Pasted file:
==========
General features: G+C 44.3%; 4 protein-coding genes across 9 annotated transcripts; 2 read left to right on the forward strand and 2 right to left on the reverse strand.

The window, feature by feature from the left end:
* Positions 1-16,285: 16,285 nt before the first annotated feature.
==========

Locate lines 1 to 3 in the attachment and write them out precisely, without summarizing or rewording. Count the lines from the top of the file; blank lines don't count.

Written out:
General features: G+C 44.3%; 4 protein-coding genes across 9 annotated transcripts; 2 read left to right on the forward strand and 2 right to left on the reverse strand.

The window, feature by feature from the left end:
* Positions 1-16,285: 16,285 nt before the first annotated feature.